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Sunday 3 May 2015


It's all to play for in the British general election

The Celtic fringe has pundits, bookies and voters scratching their heads, writes Ruth Dudley Edwards

Nicola Sturgeon

It's some feat, but this British general election is simultaneously the most boring and the most interesting I've ever followed.

Most commentators and bookies predict a hung parliament and a minority government: David Cameron will govern with the support of the DUP and maybe a UKIP MP or three; or Ed Miliband will be forced ever leftwards by the Scottish National Party, for Nicola Sturgeon - the socialist first minister of Scotland who sports hot colours and vertiginous heels - will have won every seat in Scotland. If Cameron loses, Boris Johnson will become party leader: if Miliband loses, who knows.

Boring, because it's unprecedentedly long, the major parties argue endlessly about how much they will spend and how much the others will tax or cut, and the two political leading men - Cameron and Miliband - have run dull, safe campaigns offering us more of the uninspiring same or a return to 1970s-style, ill-judged Whitehall meddling.

Interesting because the British are used to the stability of majority government - or, recently, a steady coalition headed by Cameron and the Liberal Democrats' Nick Clegg - and this time they fear some kind of constitutional Armageddon. And the bit players who are moving centre-stage are livening things up no end.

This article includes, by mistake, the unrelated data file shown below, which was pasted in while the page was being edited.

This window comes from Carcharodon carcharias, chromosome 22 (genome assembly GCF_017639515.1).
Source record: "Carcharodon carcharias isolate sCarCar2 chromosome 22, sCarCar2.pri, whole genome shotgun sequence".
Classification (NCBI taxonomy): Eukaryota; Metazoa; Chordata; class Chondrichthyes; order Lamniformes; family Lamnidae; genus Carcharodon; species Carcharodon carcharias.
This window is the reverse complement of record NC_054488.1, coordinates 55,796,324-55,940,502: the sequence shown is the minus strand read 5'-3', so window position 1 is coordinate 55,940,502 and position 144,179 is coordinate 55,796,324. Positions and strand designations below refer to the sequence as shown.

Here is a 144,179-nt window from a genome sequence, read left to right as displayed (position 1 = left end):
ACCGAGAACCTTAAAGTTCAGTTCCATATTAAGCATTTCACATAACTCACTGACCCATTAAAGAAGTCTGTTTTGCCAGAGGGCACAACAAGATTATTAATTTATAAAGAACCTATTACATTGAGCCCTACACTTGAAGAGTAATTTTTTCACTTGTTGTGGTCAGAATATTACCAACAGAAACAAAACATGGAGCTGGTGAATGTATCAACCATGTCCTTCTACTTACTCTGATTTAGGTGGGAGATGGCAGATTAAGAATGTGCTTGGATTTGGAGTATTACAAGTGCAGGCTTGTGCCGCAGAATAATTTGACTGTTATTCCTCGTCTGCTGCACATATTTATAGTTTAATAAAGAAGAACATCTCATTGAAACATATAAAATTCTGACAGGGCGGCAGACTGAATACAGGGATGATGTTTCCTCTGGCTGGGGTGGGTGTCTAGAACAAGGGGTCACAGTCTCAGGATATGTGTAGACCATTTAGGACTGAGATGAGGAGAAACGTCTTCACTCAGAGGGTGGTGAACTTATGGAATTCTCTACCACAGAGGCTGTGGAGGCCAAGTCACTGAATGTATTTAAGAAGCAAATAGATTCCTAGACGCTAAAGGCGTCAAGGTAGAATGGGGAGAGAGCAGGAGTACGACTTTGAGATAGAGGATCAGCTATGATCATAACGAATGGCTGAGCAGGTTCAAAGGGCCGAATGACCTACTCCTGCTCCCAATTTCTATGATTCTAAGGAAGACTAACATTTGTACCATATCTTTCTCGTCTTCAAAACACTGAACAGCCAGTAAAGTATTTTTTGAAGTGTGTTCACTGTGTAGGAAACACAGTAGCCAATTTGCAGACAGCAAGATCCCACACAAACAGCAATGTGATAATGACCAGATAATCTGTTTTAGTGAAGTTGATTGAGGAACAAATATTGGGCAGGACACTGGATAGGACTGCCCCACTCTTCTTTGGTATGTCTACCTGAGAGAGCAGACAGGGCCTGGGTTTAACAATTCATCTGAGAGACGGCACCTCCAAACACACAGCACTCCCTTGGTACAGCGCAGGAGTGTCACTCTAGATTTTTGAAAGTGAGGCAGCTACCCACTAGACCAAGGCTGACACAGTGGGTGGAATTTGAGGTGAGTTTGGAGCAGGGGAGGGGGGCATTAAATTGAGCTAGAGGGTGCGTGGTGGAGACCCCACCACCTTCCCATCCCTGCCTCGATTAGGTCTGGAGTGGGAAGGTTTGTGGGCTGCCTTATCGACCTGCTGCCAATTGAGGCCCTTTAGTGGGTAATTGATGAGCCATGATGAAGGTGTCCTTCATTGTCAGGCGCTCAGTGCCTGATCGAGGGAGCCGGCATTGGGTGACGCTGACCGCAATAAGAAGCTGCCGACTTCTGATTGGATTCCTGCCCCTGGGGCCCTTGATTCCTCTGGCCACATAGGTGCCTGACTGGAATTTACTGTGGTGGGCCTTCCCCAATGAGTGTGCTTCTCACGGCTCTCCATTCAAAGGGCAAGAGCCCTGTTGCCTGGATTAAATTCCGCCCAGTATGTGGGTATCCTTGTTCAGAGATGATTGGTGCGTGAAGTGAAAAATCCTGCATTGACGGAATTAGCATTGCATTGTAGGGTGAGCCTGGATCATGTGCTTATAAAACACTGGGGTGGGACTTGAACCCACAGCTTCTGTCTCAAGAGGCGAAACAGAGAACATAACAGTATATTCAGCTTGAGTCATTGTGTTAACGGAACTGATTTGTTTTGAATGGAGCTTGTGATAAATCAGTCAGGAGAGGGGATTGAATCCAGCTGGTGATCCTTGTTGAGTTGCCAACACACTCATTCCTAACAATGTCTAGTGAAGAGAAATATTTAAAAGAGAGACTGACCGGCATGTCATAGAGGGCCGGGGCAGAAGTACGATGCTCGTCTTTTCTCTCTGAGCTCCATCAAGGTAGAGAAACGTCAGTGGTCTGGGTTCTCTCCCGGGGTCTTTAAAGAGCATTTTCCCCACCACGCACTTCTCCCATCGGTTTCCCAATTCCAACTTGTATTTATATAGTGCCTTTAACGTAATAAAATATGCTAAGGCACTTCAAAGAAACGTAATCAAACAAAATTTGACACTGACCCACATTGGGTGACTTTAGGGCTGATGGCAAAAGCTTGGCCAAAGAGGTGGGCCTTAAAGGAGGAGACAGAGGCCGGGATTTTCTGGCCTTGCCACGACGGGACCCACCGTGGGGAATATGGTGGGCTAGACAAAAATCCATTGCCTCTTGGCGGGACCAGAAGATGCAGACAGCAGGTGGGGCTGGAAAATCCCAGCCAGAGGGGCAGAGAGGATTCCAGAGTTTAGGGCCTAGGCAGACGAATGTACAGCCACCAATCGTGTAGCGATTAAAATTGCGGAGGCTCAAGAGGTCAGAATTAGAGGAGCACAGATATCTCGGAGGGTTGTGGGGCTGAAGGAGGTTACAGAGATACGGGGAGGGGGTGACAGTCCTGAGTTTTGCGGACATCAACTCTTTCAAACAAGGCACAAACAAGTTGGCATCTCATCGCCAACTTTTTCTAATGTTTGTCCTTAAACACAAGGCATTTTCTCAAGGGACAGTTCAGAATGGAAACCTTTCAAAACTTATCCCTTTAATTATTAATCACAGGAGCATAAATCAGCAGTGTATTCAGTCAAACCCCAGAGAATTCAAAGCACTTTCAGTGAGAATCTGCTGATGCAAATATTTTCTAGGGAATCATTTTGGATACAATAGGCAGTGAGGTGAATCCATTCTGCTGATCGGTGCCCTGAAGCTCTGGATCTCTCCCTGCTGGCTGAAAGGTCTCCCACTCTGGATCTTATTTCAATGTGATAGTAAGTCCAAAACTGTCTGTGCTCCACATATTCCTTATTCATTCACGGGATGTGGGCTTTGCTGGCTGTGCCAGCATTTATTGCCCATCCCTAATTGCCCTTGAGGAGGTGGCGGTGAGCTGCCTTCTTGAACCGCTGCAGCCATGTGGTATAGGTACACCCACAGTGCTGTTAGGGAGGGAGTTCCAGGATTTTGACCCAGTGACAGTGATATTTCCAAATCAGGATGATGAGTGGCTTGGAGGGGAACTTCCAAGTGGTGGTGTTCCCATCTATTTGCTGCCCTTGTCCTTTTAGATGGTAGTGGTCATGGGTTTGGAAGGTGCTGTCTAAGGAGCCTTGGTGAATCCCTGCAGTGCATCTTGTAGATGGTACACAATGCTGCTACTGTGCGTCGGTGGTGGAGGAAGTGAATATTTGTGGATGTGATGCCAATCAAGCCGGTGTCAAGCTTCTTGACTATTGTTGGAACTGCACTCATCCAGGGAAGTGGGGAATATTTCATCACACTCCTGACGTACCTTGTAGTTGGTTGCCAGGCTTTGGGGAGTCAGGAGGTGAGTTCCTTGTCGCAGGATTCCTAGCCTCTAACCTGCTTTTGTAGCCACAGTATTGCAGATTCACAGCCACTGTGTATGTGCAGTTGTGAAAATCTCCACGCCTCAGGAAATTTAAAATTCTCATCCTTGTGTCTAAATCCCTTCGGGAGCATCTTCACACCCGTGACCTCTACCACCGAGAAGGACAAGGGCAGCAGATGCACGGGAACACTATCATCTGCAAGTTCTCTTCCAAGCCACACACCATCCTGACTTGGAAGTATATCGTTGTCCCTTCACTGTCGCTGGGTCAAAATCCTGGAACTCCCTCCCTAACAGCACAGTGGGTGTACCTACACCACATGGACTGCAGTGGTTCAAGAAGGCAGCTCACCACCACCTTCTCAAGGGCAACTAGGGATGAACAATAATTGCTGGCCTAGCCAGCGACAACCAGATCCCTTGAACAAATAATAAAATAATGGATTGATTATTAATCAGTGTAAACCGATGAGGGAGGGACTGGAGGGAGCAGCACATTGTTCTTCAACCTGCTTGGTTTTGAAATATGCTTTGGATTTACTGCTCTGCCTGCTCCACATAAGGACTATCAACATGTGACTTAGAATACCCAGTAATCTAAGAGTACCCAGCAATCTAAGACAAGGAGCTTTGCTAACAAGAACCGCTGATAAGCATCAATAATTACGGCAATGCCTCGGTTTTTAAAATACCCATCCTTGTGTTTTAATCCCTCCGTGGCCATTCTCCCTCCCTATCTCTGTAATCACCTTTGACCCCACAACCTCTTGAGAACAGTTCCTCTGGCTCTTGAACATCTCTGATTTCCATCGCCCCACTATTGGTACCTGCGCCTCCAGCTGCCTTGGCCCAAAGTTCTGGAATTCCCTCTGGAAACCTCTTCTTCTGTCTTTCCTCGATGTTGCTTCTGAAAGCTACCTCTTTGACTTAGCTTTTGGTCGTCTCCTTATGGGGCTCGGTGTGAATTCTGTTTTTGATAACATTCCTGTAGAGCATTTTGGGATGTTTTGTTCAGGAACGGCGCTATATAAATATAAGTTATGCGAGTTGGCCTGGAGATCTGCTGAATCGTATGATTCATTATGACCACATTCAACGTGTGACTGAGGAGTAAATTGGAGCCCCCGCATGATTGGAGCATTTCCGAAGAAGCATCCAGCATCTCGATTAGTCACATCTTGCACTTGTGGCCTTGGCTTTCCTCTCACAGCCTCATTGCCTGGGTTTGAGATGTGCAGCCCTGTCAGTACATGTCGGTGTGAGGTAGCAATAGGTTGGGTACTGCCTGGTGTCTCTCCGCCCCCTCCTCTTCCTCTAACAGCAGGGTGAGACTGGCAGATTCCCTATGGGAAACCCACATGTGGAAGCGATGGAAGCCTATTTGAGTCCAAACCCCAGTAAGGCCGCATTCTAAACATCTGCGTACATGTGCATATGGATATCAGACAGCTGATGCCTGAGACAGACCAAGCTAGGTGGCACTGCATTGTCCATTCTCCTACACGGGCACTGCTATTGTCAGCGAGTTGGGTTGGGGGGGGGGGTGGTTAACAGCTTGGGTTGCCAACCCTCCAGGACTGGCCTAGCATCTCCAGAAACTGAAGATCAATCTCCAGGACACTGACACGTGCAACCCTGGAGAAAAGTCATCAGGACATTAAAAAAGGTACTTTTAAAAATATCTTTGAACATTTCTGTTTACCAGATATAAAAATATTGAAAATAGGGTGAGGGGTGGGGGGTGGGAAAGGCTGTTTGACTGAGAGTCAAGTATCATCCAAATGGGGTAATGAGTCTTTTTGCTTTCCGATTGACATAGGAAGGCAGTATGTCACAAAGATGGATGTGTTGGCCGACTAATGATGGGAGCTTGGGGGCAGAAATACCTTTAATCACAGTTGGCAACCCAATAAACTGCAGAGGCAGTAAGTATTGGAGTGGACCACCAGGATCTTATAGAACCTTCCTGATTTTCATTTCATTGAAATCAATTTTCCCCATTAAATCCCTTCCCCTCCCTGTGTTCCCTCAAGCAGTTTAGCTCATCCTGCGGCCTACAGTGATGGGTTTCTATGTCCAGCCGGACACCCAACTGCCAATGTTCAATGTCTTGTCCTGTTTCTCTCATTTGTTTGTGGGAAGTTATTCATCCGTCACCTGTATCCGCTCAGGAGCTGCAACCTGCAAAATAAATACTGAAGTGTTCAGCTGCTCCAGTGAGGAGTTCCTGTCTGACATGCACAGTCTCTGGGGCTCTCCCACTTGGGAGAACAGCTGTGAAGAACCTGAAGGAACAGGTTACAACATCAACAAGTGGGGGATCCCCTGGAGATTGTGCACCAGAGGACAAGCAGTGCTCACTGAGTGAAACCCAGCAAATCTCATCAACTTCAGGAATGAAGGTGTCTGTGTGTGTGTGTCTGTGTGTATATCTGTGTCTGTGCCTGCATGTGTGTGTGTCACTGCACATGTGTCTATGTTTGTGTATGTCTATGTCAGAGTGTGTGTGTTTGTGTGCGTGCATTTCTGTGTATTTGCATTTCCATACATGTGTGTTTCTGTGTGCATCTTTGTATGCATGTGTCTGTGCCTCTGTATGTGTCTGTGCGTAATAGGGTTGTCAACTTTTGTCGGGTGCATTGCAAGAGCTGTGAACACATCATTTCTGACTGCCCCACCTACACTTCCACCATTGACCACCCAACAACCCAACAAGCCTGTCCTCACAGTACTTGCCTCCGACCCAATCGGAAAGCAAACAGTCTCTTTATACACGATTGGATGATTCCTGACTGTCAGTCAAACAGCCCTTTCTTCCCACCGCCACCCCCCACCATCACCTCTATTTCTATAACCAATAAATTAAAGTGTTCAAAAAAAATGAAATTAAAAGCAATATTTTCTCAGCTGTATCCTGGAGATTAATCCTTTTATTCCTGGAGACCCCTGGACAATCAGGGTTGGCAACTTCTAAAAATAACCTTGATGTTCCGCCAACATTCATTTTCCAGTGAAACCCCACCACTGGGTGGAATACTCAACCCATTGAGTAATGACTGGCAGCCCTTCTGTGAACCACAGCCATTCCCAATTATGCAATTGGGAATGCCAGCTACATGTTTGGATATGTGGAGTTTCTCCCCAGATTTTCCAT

Attention is being paid to the hitherto unknown Nigel Dodds, the Westminster DUP leader, who now pronounces nationally about the importance of maintaining the defence and welfare budgets and the union, while Sturgeon demands nuclear disarmament and an end to austerity.

Both agree on little except that they disapprove of UKIP's Nigel Farage saying the Scots are racist and the English are fed-up. Farage is right, though. The independence referendum in Scotland stirred up a latent Anglophobia: what are called the 'cybernats' are very unpleasant indeed and so too are those nationalist activists who denounce as traitors those who want to stay in the United Kingdom and scream at Labour politicians that they are "Red Tories".

The English, who have for many decades thought nationalism rather embarrassing, have become aggrieved to learn that for decades through something called the Barnett formula, they have heavily subsidised their shrill Celtic critics.

They hear Sturgeon insisting Barnett be retained; Leanne Wood, leader of Plaid Cymru, demanding Wales get as much as Scotland; and the DUP and Sinn Fein in unholy alliance saying Northern Ireland, being a special case, needs another billion or two in the interests of peace.

All of which had the English in search of light relief crying, "Where is Boris?" Rather late in the day, the tousle-haired blond bombshell was allowed out of the Tory kennel and sent out with the prime minister on to the campaign trail, where he was mobbed by selfie-seekers, cheered by construction workers and pursued by the press.